9. That may explain it. A recent STI is one indication for PrEP. But if you believe your sexual activity puts you at risk, ask again, and find another medical provider if you must! What concerns me is the "don't need it" response. Based on sexual history, timing, test data, and partner info. (if available), a doctor could make such a finding in some cases, if a patient had asked for PEP. To dismiss a patient's need for PrEP, however, is much more difficult, since it is a matter of assessing past and future sexual risk.
  10. @scott0882, I encourage you to ask again, even to the point of finding a new doctor and/or health system. Truvada for PrEP is FDA-approved, is the standard of care, and is covered by most private and public health insurance plans. If I'm reading your message correctly, you mention that you asked five years ago. That was around the time of the FDA approval. Very few doctors outside the research and public health communities would have known about PrEP back then. It could also be that your doctor thought you were asking for PEP (Post- Exposure Prophylaxis). @TheLusciousLad, have you been able to get your PrEP care covered?
  11. fskn

    Bareback Dilemma

    For people who come across this post, affordability should never be a consideration! Gilead's patient assistance programs cover either the full cost of Truvada for PrEP, for people without insurance and earning less than a certain amount, or the prescription copayments, for people with insurance (regardless of income). Participants in government insurance programs, such as VA, Medicare and Medicaid, are excluded, but in most cases, those programs cover PrEP. Some states provide funds to fill remaining gaps in PrEP coverage; check with the agency in your state that handles (related, but different) Ryan White Act funding.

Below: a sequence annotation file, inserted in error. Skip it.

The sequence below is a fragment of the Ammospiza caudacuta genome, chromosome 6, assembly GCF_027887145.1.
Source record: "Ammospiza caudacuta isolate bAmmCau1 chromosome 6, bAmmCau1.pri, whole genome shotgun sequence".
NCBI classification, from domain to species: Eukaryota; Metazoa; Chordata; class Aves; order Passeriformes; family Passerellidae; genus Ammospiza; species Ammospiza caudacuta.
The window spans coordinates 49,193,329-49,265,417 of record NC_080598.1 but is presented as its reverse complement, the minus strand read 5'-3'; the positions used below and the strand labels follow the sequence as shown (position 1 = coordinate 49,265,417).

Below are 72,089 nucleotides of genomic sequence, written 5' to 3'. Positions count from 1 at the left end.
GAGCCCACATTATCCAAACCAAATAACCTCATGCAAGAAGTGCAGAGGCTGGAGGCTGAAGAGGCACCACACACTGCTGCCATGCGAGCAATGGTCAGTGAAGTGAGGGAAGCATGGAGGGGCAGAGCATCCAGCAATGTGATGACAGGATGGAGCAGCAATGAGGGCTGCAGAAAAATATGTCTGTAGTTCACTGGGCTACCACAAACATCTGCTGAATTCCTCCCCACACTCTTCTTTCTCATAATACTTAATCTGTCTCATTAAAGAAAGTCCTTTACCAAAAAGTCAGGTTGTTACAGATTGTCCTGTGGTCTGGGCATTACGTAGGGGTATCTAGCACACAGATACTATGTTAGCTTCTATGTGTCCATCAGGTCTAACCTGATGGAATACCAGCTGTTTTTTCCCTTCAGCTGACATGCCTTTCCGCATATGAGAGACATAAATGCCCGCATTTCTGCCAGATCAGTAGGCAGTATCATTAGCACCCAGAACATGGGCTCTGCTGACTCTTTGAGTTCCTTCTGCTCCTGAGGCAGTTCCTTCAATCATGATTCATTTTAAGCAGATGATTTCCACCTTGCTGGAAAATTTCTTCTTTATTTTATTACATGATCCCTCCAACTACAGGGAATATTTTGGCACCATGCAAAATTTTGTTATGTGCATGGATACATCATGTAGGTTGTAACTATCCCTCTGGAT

12. fskn

    HIV Home Test Kit

    Anything that encourages testing is good, but as HIV tests go, OraQuick is not the most sensitive test available. For a newly-infected person, OraQuick may still show no infection several weeks after the best available tests would have detected the infection. If you are worried about a recent exposure, insist on a qualitative PCR RNA viral load test. (Qualitative means a yes/no answer, instead of the quantitave result -- "x copies of the virus" -- provided to a person who is Positive and under monitoring.) If you mention a recent and very risky exposure and your clinician doesn't propose this, go elsewhere. For routine, periodic testing, a 4th-generation test is ideal. Ask for one!
  13. The AMP Study definitely welcomes people who use PrEP in the US, and it includes a patient access program (free Truvada from a mail-order pharmacy, without regard to income, insurance, etc.) for enrolled participants who would like to use PrEP. Allowing PrEP for US study participants is an ethical issue. Medical researchers rarely expect people to accept less than the standard of care (what is approved and generally available, in a given country). There are enough participants who don't elect PrEP, or who don't use it reliably, that statistical findings about the efficacy of the antibody product in the study can still be made. The AMP Study is still enrolling in San Francisco, and there are a number of other interesting studies as well.
  14. Thanks for the follow!

  15. fskn

    And the third case is here

    PrEP is a concept, not a single medication. As was (and is) the case with HIV treatment, new drugs are being studied for HIV prevention. Some are particularly promising for prevention because, unlike the emtricitabine and tenofovir in Truvada, they are not already in use for treatment, making resistant virus even less common.